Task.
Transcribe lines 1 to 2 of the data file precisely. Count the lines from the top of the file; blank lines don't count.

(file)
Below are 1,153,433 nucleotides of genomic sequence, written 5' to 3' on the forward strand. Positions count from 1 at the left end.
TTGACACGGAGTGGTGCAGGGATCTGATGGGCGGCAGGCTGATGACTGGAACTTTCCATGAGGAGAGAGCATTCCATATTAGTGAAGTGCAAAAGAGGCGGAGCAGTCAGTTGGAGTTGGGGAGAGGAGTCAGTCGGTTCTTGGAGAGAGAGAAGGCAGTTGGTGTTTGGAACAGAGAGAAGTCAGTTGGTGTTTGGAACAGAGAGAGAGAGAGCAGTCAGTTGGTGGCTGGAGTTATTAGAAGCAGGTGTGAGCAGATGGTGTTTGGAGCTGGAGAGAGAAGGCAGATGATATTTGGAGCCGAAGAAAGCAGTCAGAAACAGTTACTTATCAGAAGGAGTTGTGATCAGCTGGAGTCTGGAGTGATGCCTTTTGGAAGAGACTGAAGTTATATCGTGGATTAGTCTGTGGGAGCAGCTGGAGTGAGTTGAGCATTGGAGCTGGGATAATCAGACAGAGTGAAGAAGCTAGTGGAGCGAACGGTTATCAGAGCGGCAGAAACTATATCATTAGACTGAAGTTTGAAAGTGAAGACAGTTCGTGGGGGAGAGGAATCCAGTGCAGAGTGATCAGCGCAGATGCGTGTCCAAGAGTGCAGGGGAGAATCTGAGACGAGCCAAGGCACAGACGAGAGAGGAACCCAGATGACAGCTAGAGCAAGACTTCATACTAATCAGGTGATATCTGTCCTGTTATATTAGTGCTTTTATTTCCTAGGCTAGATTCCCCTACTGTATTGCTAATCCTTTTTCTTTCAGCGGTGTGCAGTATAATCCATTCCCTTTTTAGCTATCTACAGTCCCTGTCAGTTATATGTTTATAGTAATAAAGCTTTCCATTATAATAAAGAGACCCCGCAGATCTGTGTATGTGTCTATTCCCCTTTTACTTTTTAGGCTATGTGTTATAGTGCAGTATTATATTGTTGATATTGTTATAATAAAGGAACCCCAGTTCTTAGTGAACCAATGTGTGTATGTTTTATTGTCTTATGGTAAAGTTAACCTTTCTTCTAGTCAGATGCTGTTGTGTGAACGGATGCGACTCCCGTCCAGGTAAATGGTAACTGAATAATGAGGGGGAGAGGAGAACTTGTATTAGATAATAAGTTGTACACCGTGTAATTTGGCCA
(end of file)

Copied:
Below are 1,153,433 nucleotides of genomic sequence, written 5' to 3' on the forward strand. Positions count from 1 at the left end.
TTGACACGGAGTGGTGCAGGGATCTGATGGGCGGCAGGCTGATGACTGGAACTTTCCATGAGGAGAGAGCATTCCATATTAGTGAAGTGCAAAAGAGGCGGAGCAGTCAGTTGGAGTTGGGGAGAGGAGTCAGTCGGTTCTTGGAGAGAGAGAAGGCAGTTGGTGTTTGGAACAGAGAGAAGTCAGTTGGTGTTTGGAACAGAGAGAGAGAGAGCAGTCAGTTGGTGGCTGGAGTTATTAGAAGCAGGTGTGAGCAGATGGTGTTTGGAGCTGGAGAGAGAAGGCAGATGATATTTGGAGCCGAAGAAAGCAGTCAGAAACAGTTACTTATCAGAAGGAGTTGTGATCAGCTGGAGTCTGGAGTGATGCCTTTTGGAAGAGACTGAAGTTATATCGTGGATTAGTCTGTGGGAGCAGCTGGAGTGAGTTGAGCATTGGAGCTGGGATAATCAGACAGAGTGAAGAAGCTAGTGGAGCGAACGGTTATCAGAGCGGCAGAAACTATATCATTAGACTGAAGTTTGAAAGTGAAGACAGTTCGTGGGGGAGAGGAATCCAGTGCAGAGTGATCAGCGCAGATGCGTGTCCAAGAGTGCAGGGGAGAATCTGAGACGAGCCAAGGCACAGACGAGAGAGGAACCCAGATGACAGCTAGAGCAAGACTTCATACTAATCAGGTGATATCTGTCCTGTTATATTAGTGCTTTTATTTCCTAGGCTAGATTCCCCTACTGTATTGCTAATCCTTTTTCTTTCAGCGGTGTGCAGTATAATCCATTCCCTTTTTAGCTATCTACAGTCCCTGTCAGTTATATGTTTATAGTAATAAAGCTTTCCATTATAATAAAGAGACCCCGCAGATCTGTGTATGTGTCTATTCCCCTTTTACTTTTTAGGCTATGTGTTATAGTGCAGTATTATATTGTTGATATTGTTATAATAAAGGAACCCCAGTTCTTAGTGAACCAATGTGTGTATGTTTTATTGTCTTATGGTAAAGTTAACCTTTCTTCTAGTCAGATGCTGTTGTGTGAACGGATGCGACTCCCGTCCAGGTAAATGGTAACTGAATAATGAGGGGGAGAGGAGAACTTGTATTAGATAATAAGTTGTACACCGTGTAATTTGGCCA